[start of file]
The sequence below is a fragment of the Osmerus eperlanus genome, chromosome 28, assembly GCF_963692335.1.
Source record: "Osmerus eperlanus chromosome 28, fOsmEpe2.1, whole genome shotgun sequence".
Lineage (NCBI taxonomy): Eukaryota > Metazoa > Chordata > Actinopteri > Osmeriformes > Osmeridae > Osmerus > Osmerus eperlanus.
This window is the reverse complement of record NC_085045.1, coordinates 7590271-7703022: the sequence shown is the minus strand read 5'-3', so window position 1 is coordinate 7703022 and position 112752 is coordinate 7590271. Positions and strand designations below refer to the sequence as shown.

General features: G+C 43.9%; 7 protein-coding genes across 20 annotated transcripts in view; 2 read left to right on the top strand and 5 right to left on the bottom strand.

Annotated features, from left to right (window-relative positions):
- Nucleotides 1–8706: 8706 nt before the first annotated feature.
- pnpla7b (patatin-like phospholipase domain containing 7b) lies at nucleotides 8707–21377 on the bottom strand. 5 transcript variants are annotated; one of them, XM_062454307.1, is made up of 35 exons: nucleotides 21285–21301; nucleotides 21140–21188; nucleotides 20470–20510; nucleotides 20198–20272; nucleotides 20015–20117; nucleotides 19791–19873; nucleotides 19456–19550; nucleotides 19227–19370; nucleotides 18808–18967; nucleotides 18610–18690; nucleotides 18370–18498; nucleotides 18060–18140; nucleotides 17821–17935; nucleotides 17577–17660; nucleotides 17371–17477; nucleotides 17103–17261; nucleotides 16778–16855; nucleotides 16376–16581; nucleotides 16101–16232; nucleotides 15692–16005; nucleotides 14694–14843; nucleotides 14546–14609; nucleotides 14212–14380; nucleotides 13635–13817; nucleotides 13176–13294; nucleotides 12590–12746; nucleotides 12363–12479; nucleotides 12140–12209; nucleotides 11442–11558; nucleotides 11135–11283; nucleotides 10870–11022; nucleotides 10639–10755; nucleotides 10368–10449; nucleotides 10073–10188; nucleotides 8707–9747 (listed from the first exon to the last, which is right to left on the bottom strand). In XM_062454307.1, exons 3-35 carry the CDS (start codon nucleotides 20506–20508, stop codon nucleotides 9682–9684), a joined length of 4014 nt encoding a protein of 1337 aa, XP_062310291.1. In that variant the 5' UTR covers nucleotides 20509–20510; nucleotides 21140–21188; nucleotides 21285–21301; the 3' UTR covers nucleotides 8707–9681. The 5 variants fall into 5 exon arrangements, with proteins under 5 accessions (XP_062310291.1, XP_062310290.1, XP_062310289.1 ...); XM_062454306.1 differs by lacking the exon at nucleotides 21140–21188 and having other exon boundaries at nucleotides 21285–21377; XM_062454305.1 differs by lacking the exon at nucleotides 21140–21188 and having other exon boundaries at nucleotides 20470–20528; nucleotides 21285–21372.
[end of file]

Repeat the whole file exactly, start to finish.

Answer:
The sequence below is a fragment of the Osmerus eperlanus genome, chromosome 28, assembly GCF_963692335.1.
Source record: "Osmerus eperlanus chromosome 28, fOsmEpe2.1, whole genome shotgun sequence".
Lineage (NCBI taxonomy): Eukaryota > Metazoa > Chordata > Actinopteri > Osmeriformes > Osmeridae > Osmerus > Osmerus eperlanus.
This window is the reverse complement of record NC_085045.1, coordinates 7590271-7703022: the sequence shown is the minus strand read 5'-3', so window position 1 is coordinate 7703022 and position 112752 is coordinate 7590271. Positions and strand designations below refer to the sequence as shown.

General features: G+C 43.9%; 7 protein-coding genes across 20 annotated transcripts in view; 2 read left to right on the top strand and 5 right to left on the bottom strand.

Annotated features, from left to right (window-relative positions):
- Nucleotides 1–8706: 8706 nt before the first annotated feature.
- pnpla7b (patatin-like phospholipase domain containing 7b) lies at nucleotides 8707–21377 on the bottom strand. 5 transcript variants are annotated; one of them, XM_062454307.1, is made up of 35 exons: nucleotides 21285–21301; nucleotides 21140–21188; nucleotides 20470–20510; nucleotides 20198–20272; nucleotides 20015–20117; nucleotides 19791–19873; nucleotides 19456–19550; nucleotides 19227–19370; nucleotides 18808–18967; nucleotides 18610–18690; nucleotides 18370–18498; nucleotides 18060–18140; nucleotides 17821–17935; nucleotides 17577–17660; nucleotides 17371–17477; nucleotides 17103–17261; nucleotides 16778–16855; nucleotides 16376–16581; nucleotides 16101–16232; nucleotides 15692–16005; nucleotides 14694–14843; nucleotides 14546–14609; nucleotides 14212–14380; nucleotides 13635–13817; nucleotides 13176–13294; nucleotides 12590–12746; nucleotides 12363–12479; nucleotides 12140–12209; nucleotides 11442–11558; nucleotides 11135–11283; nucleotides 10870–11022; nucleotides 10639–10755; nucleotides 10368–10449; nucleotides 10073–10188; nucleotides 8707–9747 (listed from the first exon to the last, which is right to left on the bottom strand). In XM_062454307.1, exons 3-35 carry the CDS (start codon nucleotides 20506–20508, stop codon nucleotides 9682–9684), a joined length of 4014 nt encoding a protein of 1337 aa, XP_062310291.1. In that variant the 5' UTR covers nucleotides 20509–20510; nucleotides 21140–21188; nucleotides 21285–21301; the 3' UTR covers nucleotides 8707–9681. The 5 variants fall into 5 exon arrangements, with proteins under 5 accessions (XP_062310291.1, XP_062310290.1, XP_062310289.1 ...); XM_062454306.1 differs by lacking the exon at nucleotides 21140–21188 and having other exon boundaries at nucleotides 21285–21377; XM_062454305.1 differs by lacking the exon at nucleotides 21140–21188 and having other exon boundaries at nucleotides 20470–20528; nucleotides 21285–21372.